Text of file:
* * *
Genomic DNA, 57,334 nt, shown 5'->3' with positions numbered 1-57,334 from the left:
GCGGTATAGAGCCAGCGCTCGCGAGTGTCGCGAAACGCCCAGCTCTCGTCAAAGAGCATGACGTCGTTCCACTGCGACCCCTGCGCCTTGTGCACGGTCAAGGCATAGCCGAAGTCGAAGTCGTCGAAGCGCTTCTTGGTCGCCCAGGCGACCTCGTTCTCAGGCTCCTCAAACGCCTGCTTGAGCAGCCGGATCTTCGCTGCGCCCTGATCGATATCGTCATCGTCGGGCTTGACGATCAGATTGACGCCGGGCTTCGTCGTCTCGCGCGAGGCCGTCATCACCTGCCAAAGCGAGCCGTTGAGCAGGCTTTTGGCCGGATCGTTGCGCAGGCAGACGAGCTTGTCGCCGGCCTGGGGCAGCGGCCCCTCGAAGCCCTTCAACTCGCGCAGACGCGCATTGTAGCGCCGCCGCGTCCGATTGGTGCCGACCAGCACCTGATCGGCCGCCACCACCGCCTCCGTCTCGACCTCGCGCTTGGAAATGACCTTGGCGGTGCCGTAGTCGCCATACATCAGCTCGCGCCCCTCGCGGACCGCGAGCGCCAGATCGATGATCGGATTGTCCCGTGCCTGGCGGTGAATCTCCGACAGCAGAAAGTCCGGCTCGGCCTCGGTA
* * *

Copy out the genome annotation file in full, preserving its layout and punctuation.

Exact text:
Genomic DNA, 57,334 nt, shown 5'->3' with positions numbered 1-57,334 from the left:
GCGGTATAGAGCCAGCGCTCGCGAGTGTCGCGAAACGCCCAGCTCTCGTCAAAGAGCATGACGTCGTTCCACTGCGACCCCTGCGCCTTGTGCACGGTCAAGGCATAGCCGAAGTCGAAGTCGTCGAAGCGCTTCTTGGTCGCCCAGGCGACCTCGTTCTCAGGCTCCTCAAACGCCTGCTTGAGCAGCCGGATCTTCGCTGCGCCCTGATCGATATCGTCATCGTCGGGCTTGACGATCAGATTGACGCCGGGCTTCGTCGTCTCGCGCGAGGCCGTCATCACCTGCCAAAGCGAGCCGTTGAGCAGGCTTTTGGCCGGATCGTTGCGCAGGCAGACGAGCTTGTCGCCGGCCTGGGGCAGCGGCCCCTCGAAGCCCTTCAACTCGCGCAGACGCGCATTGTAGCGCCGCCGCGTCCGATTGGTGCCGACCAGCACCTGATCGGCCGCCACCACCGCCTCCGTCTCGACCTCGCGCTTGGAAATGACCTTGGCGGTGCCGTAGTCGCCATACATCAGCTCGCGCCCCTCGCGGACCGCGAGCGCCAGATCGATGATCGGATTGTCCCGTGCCTGGCGGTGAATCTCCGACAGCAGAAAGTCCGGCTCGGCCTCGGTA